[Re]Configuring Websites for National Development

[Re]Configuring Websites for National Development

Pearson A. Broome (Department of Government, Sociology and Social Work, the University of West Indies, Cave-Hill Campus, Bridgetown, Barbados)
DOI: 10.4018/IJPADA.2016070103
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Abstract

This paper argues that although there are benefits to be derived from the use of website technologies, despite their public pronouncements, actors from governments and the private sector have been equally guilty of not recognizing their importance. Some development actors seemingly see their global presence on the World Wide Web as simply having a page on Facebook. Perhaps because websites are intangible assets their importance as strategic tools is undervalued and their design treated with lacklustre interest by government agencies and sections of the private sector. This article presents in part an overview using two in-depth case studies of how the public and private sectors in the Commonwealth Caribbean have used, or failed to use websites by illustrating inter alia their sub-optimally designed features. A major finding is that both sectors have gotten no further than the billboard or partial service-delivery status of e-government, e-commerce, and e-democracy, and have made little progress at portal development, online services, interactive websites, or using the technologies to transform commercial activity. A second finding is that these same features deny access to services for the most vulnerable sections of their populations to their detriment. An inquiry into website configuration for national development has both practical and scholarly implications. A practical implication of this study is for researchers, governments, development agencies, investors and citizens to use these standardized website evaluation indicators to pin-point and correct weaknesses if this development strategy is to be effectively applied. With respect to scholarly implications, it will provide much needed insight for theory development — since at this time there is virtually no theory underpinning the phenomenon.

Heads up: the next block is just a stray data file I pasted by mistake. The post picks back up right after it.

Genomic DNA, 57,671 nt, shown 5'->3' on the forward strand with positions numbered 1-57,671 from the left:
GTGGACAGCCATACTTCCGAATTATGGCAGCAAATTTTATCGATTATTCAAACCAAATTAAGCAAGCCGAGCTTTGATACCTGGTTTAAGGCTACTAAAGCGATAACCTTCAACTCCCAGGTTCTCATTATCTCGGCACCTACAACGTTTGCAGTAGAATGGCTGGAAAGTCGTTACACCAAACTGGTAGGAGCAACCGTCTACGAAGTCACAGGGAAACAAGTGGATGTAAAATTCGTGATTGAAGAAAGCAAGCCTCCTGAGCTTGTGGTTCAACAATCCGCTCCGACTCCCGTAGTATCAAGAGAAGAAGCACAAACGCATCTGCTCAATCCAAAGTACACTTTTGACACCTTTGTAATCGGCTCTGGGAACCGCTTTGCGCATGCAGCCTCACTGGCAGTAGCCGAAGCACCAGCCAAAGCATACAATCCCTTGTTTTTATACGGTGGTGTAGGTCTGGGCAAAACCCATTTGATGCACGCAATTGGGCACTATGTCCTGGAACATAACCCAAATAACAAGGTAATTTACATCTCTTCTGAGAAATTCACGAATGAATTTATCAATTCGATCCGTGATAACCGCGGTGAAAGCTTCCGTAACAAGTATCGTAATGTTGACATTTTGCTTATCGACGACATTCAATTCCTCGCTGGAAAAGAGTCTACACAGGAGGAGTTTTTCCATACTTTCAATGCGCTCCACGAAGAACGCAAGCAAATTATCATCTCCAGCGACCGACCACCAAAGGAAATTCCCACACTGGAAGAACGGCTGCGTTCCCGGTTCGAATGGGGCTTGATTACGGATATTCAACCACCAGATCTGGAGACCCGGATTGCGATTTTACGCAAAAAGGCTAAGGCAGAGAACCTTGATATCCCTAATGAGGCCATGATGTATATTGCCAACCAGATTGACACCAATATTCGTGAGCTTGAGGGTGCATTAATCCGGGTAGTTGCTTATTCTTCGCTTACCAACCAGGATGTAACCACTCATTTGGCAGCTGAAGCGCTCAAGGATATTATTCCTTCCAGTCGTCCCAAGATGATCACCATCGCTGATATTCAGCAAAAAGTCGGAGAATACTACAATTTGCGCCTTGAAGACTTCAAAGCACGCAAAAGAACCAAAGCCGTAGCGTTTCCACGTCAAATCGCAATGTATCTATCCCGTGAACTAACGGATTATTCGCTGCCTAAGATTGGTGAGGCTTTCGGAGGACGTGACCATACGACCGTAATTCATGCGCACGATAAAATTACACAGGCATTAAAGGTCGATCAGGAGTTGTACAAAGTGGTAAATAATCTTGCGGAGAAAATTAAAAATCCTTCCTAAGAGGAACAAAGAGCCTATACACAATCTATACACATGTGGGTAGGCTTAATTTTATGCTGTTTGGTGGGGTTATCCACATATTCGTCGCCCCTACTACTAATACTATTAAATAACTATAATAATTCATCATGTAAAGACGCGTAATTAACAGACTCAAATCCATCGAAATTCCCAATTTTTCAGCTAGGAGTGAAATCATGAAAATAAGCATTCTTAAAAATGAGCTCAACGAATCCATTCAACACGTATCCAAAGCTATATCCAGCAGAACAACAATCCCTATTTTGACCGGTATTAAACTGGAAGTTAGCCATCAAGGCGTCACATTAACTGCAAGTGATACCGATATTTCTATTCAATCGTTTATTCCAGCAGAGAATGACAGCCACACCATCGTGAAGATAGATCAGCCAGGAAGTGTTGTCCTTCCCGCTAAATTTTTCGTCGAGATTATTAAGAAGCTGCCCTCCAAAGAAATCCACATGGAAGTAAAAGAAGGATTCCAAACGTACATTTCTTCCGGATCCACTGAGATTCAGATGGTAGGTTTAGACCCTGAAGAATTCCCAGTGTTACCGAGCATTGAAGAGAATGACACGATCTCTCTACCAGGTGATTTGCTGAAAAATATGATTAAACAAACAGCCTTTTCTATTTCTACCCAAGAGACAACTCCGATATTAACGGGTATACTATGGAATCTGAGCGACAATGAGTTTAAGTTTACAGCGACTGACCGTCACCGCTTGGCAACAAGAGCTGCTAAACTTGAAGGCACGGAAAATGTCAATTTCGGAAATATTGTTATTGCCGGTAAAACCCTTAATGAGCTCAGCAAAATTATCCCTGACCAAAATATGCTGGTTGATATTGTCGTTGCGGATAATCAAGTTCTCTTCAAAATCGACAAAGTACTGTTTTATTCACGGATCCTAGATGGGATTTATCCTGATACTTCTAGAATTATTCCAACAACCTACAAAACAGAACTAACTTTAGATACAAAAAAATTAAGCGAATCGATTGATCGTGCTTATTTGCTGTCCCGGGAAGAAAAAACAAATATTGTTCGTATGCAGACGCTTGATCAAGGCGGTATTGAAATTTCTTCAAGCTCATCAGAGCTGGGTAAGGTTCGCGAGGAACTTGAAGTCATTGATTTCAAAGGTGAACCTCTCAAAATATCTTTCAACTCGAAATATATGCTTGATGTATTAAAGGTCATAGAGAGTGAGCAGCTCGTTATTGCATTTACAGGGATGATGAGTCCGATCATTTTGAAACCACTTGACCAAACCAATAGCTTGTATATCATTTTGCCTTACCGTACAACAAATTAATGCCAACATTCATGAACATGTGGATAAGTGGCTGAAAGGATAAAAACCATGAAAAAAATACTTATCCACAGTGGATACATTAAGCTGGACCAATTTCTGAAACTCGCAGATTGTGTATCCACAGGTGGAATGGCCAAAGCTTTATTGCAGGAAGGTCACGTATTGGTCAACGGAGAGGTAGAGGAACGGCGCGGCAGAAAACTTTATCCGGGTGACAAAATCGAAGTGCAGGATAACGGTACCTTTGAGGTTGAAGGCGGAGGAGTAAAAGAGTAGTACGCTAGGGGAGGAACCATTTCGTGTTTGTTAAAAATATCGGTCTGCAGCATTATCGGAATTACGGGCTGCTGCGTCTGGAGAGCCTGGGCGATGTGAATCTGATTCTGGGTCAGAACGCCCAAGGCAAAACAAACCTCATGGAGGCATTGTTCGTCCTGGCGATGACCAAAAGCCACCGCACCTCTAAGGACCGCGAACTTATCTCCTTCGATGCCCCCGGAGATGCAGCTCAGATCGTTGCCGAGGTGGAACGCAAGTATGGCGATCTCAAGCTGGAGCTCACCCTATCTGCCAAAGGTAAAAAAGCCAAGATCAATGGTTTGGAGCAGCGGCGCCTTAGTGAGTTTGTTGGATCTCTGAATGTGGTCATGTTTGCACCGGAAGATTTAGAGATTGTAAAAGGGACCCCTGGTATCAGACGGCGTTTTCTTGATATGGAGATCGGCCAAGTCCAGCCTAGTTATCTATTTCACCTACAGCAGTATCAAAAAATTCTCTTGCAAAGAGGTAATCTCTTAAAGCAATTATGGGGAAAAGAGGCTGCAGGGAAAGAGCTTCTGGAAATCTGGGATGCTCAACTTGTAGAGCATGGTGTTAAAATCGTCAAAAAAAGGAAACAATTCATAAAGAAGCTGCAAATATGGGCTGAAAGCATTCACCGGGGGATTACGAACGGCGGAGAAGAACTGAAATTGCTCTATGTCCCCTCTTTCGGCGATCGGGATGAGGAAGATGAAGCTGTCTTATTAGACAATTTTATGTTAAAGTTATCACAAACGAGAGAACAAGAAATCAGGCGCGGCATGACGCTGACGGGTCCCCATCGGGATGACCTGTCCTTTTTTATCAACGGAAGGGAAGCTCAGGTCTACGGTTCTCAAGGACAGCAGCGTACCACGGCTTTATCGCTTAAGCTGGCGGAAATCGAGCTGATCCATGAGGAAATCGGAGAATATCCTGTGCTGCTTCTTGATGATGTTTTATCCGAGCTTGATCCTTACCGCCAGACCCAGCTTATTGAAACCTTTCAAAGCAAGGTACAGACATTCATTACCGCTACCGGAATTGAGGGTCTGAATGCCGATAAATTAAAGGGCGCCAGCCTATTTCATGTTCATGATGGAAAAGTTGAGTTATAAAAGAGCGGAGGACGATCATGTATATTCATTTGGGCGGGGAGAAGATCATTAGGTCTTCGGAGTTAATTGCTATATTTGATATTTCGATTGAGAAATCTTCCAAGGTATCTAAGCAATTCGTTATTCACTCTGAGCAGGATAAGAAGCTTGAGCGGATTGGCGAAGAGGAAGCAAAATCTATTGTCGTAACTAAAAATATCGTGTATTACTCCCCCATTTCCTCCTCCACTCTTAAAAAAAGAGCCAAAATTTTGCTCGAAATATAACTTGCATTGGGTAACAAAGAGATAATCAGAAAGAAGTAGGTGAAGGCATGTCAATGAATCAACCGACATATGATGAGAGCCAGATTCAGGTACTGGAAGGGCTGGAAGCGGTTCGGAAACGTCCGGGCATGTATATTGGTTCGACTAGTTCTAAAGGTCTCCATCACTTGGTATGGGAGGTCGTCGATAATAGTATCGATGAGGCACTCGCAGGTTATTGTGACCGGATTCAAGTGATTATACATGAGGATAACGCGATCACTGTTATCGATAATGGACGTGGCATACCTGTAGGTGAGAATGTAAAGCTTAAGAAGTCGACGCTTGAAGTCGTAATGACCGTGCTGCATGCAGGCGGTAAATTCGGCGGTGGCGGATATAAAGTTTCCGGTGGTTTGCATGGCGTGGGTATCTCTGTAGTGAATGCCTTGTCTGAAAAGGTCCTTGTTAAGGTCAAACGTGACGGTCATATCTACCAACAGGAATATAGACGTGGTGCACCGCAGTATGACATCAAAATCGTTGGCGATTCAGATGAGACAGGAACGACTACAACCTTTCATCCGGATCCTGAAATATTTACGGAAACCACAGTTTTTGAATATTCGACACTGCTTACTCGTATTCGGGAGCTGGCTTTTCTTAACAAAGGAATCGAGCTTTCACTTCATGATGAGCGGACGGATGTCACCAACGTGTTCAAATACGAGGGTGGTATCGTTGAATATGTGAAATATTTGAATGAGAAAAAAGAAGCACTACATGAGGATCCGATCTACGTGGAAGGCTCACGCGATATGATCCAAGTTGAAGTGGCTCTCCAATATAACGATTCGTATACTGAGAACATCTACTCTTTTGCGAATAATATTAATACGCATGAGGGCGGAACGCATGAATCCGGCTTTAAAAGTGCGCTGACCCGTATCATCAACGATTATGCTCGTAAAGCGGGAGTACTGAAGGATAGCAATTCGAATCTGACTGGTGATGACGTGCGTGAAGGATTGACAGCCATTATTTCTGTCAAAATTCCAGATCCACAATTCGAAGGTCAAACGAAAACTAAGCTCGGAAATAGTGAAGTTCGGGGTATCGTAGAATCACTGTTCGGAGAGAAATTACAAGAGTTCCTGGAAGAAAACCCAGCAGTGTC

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Configuring Places For Cyberspace

There are four to five general stages of website development. UNDESA (2004) identifies five stages: emerging; enhanced; interactive; transactional; and seamless (fully integrated). Silcock (2001) describes six stages, these are: information-publishing/dissemination; official two-way transaction; multi-purpose portals; portal personalization; clustering of common services; full integration and enterprise transformation. Netchaeva (2002) describes more or less five similar stages without giving them specific terms and West (2002), one of the early pioneers of such research, categorizes four main stages (see also Layne, and Lee, 2001). With minor different conceptualizations amongst them the approaches can be summarized into four broad categories from level 1 static/emerging to level 4 with sophisticated interaction as seen in this author’s customization in Table 1.

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